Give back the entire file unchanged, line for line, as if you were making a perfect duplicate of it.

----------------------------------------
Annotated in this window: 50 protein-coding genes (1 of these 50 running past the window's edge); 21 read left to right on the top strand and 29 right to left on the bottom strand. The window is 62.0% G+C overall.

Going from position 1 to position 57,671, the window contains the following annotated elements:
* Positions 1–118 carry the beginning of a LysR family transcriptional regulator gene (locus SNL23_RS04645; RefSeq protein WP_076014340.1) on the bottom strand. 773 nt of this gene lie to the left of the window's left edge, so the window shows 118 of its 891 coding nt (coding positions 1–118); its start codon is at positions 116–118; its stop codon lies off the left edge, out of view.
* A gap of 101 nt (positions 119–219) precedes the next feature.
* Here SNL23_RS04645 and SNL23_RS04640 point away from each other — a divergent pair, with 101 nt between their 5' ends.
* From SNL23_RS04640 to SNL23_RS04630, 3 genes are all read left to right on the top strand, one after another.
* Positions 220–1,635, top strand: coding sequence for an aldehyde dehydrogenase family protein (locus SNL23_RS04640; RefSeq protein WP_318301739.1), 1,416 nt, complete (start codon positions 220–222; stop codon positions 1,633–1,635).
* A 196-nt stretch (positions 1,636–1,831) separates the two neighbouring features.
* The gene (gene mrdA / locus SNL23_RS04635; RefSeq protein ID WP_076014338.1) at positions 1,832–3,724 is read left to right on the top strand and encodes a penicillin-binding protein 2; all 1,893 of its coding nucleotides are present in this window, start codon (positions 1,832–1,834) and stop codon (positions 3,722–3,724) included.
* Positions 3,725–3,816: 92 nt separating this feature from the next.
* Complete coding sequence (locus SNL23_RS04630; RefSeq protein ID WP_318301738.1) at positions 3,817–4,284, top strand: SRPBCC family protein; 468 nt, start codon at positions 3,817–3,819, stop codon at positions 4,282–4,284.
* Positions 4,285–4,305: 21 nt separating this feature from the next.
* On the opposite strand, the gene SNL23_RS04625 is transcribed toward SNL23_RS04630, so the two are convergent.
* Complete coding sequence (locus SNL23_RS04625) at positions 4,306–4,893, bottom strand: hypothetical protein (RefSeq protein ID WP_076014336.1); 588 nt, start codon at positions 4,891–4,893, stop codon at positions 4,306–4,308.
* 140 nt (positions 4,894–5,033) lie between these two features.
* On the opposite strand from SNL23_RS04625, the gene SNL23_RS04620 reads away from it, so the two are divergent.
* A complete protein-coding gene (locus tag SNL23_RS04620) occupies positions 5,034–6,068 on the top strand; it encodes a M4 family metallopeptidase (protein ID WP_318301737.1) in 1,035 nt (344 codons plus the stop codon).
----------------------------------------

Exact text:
Annotated in this window: 50 protein-coding genes (1 of these 50 running past the window's edge); 21 read left to right on the top strand and 29 right to left on the bottom strand. The window is 62.0% G+C overall.

Going from position 1 to position 57,671, the window contains the following annotated elements:
* Positions 1–118 carry the beginning of a LysR family transcriptional regulator gene (locus SNL23_RS04645; RefSeq protein WP_076014340.1) on the bottom strand. 773 nt of this gene lie to the left of the window's left edge, so the window shows 118 of its 891 coding nt (coding positions 1–118); its start codon is at positions 116–118; its stop codon lies off the left edge, out of view.
* A gap of 101 nt (positions 119–219) precedes the next feature.
* Here SNL23_RS04645 and SNL23_RS04640 point away from each other — a divergent pair, with 101 nt between their 5' ends.
* From SNL23_RS04640 to SNL23_RS04630, 3 genes are all read left to right on the top strand, one after another.
* Positions 220–1,635, top strand: coding sequence for an aldehyde dehydrogenase family protein (locus SNL23_RS04640; RefSeq protein WP_318301739.1), 1,416 nt, complete (start codon positions 220–222; stop codon positions 1,633–1,635).
* A 196-nt stretch (positions 1,636–1,831) separates the two neighbouring features.
* The gene (gene mrdA / locus SNL23_RS04635; RefSeq protein ID WP_076014338.1) at positions 1,832–3,724 is read left to right on the top strand and encodes a penicillin-binding protein 2; all 1,893 of its coding nucleotides are present in this window, start codon (positions 1,832–1,834) and stop codon (positions 3,722–3,724) included.
* Positions 3,725–3,816: 92 nt separating this feature from the next.
* Complete coding sequence (locus SNL23_RS04630; RefSeq protein ID WP_318301738.1) at positions 3,817–4,284, top strand: SRPBCC family protein; 468 nt, start codon at positions 3,817–3,819, stop codon at positions 4,282–4,284.
* Positions 4,285–4,305: 21 nt separating this feature from the next.
* On the opposite strand, the gene SNL23_RS04625 is transcribed toward SNL23_RS04630, so the two are convergent.
* Complete coding sequence (locus SNL23_RS04625) at positions 4,306–4,893, bottom strand: hypothetical protein (RefSeq protein ID WP_076014336.1); 588 nt, start codon at positions 4,891–4,893, stop codon at positions 4,306–4,308.
* 140 nt (positions 4,894–5,033) lie between these two features.
* On the opposite strand from SNL23_RS04625, the gene SNL23_RS04620 reads away from it, so the two are divergent.
* A complete protein-coding gene (locus tag SNL23_RS04620) occupies positions 5,034–6,068 on the top strand; it encodes a M4 family metallopeptidase (protein ID WP_318301737.1) in 1,035 nt (344 codons plus the stop codon).